and awakening

What did meeting with Vasarely mean to you?

This might sound pretentious, but it was the most natural thing in the world. At the time, I took everything for granted: I already knew that I would have an exhibition in Paris in the autumn as a third-year college student with a Swedish scholarship. It never even occurred to me that this was not normal. Just like the way my Dad gave me the Lada 1200 – which he had just received a week earlier after four years of waiting – without hesitation. The French gallerist asked for the material for the exhibition, and the embassy said Vasarely would like to meet me... I packed up the pictures, bringing my girlfriend and left.

Back then most people drove to Mariahilfer Strasse to get a Gorenje freezer...

The guards at the border looked really puzzled. We were the only ones waiting in line heading out of the country with a stacked roof rack. Of course, my car was pulled over for a more thorough inspection. The customs officer didn’t really know what to think about the paintings, but I helped him out. I improvised a short lecture, highlighting the epoch-defining significance of my art, placing myself and my work in an international context. I believe the officer fell under my spell, just as I have. So, finally he marked “wood and canvas” on the customs declaration.

Interlude 1987

Gordes. A The faded orange of the Citroën 2CV fails to distract attention from the beauty of the town’s main square only because Gábor’s father’s burgundy Lada 1200 is already parked in the shade with paintings wrapped in nylon, tied to its top. The gearbox of the “Ugly duckling” crackles loudly as Klárika tears the lever – protruding from the dashboard – into neutral, stomping simultaneously on the accelerator and the clutch. Victor Vasarely doesn’t wait for the engine to stall, for a man his age he climbs out of the bizarre little car rather energetically. Gábor Városi drops the cigarette butt in the drain, looking at the Master. It’s quiet, only the engine of the Zsiga is revving: it has been pushed to its limits for thousands of kilometres.


Vasarely was a god at the time, and even more so in Gordes – he practically made the small town in the south of France one of the era’s art centres.

And Marc Chagall, another Eastern European genius.
Of course, it was Vasarely who renovated the local castle and lived and worked in the town for many years. The locals loved him! Upon our arrival, he took us straight to the hotel – which of course he wouldn’t let me pay for, and I wouldn’t have been able to either – and suggested we have a drink and told me not to hesitate to ask. I looked at the drinks, but my eyes, being used to
Bikavér and Soviets- koye Igristoye, could not find anything familiar. Well, there was one after all. Obviously, I chose a Dom Perignon, I think it was a vintage bottle. It must have cost a fortune – obviously, I had no idea. The waiter looked at me reprovingly, especially when I asked for another bottle and a third one to go. Then we went over to the Master’s house, and sat in the garden, drinking champagne in the August heat. It was as if we had known each other for years, me talking about my plans, him giving me advice, and quite often resting his eyes on Kati’s behind in her bathing suit as she walked around in the garden. But this did not prevent Vasarely from elaborating on his theoretical theses of painting, claiming that movement is the violence with which structures and forms stimulate the retina of the eye. I think my girlfriend was living proof of that.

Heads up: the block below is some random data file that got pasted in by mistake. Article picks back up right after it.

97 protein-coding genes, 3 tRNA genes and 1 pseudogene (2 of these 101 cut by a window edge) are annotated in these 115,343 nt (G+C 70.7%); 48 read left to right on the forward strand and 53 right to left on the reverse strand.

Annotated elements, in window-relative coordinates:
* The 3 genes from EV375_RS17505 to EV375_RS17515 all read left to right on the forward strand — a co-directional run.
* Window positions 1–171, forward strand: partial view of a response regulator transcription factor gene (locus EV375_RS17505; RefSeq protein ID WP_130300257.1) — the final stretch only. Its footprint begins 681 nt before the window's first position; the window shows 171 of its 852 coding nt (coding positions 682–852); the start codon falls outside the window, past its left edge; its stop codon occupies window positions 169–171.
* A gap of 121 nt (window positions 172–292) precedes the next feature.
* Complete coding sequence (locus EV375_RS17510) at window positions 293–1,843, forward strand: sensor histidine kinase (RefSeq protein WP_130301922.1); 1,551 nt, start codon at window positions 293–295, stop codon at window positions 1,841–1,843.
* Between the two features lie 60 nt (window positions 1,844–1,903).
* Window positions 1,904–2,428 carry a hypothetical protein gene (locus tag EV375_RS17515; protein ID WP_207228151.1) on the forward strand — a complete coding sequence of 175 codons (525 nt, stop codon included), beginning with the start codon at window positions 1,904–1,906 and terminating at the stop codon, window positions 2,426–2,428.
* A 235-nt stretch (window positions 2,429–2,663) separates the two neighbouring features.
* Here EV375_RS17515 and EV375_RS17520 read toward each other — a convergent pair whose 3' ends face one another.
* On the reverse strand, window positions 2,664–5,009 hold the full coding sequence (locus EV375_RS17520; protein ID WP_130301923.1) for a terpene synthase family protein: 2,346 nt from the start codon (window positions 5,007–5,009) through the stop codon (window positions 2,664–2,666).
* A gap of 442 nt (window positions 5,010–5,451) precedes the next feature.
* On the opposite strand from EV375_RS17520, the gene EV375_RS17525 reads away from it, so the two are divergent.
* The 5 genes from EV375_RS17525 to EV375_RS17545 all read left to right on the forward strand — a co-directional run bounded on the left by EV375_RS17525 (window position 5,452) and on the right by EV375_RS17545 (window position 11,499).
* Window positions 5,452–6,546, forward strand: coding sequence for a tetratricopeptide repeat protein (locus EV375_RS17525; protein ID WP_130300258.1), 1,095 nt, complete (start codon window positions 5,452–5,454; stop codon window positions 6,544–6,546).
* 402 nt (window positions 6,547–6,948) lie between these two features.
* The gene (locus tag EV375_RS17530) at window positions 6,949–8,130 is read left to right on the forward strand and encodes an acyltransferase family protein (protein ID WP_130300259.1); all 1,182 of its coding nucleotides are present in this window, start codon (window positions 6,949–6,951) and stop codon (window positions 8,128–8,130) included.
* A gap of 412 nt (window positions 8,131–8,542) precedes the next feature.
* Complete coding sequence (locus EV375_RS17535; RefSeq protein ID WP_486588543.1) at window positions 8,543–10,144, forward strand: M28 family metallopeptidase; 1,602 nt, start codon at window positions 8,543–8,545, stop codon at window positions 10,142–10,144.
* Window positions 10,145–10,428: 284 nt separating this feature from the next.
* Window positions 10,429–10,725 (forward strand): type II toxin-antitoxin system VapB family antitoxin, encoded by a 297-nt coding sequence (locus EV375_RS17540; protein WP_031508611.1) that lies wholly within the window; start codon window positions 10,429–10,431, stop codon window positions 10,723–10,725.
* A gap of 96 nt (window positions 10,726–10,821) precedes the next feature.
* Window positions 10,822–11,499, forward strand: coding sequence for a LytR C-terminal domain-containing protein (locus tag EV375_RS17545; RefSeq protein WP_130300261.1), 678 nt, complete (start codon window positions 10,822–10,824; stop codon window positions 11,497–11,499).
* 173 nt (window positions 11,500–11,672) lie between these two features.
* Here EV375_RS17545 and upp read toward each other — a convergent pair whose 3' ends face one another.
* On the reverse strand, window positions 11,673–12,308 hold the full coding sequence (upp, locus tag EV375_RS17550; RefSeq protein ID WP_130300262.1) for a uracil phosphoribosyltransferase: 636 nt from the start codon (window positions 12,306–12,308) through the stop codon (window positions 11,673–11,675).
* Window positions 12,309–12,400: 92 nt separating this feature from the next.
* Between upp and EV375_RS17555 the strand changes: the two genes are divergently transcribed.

Interlude 1983

Budapest. The room is full of teenagers sitting everywhere. The lifeless image of the Panasonic VCR on the Orion Color TV. “My name is Bond, James Bond.” Roger Moore pours a drink and nonchalantly puts the Dom Perignon in the ice bucket. The monotone male voice-over impassively speaks the Bond girl’s lines too. “It’s called Octopussy,” says the diplomat’s kid. Understand? Octopus-pussy. Roaring laughter. Someone knocks over the bottle of red wine.


This is an exceptional start for an artist. A debut in Paris, Vasarely personally paving your way. How overconfident did you become?

Oh, very much so. But as I said, it all happened so quickly and so naturally that I took it for granted. At 22, I thought this was how art worked in the West, while back home all I could have had was an exhibition in a small-town art gallery with others. Vasarely then told me to develop for 2-3 more years, to paint large artworks, and then he would organise an exhibition for me, where he would introduce me to the big English, American and French galleries.

You were invited to join the world’s artistic elite at the age of 22 and had the honour of exchanging paintings with Vasarely... What went wrong?

To be more precise, the Master selected and took my painting after my exhibition in Paris, but I couldn’t have his, as his family practically shut him off from the world after his stroke. Then came the big awakening: the opportunity for the big international debut of ‘89-90 vanished. I was devastated, but I kept working while the system collapsed around me. It was a very difficult period for my artistic and human develop- ment. At the same time, I was suddenly surrounded by so many new impulses and opportunities that it didn’t even occur to me to get depressed.

Interlude November 1987

Paris. Crowds at the exhibition. Vasarely, wearing a trench coat,
leaning on his cane, talks about Cézanne’s legacy and his influence on Eastern Europeans, himself, the Bauhaus, Cubism, Klee and Malevich. Gábor is wearing glasses. He doesn’t need them, but he thinks it makes him look older. He listens and looks smartly into the distance as his name is mentioned after the great predecessors. Applause. The exhibition is officially open. The Master offers to exchange pictures.


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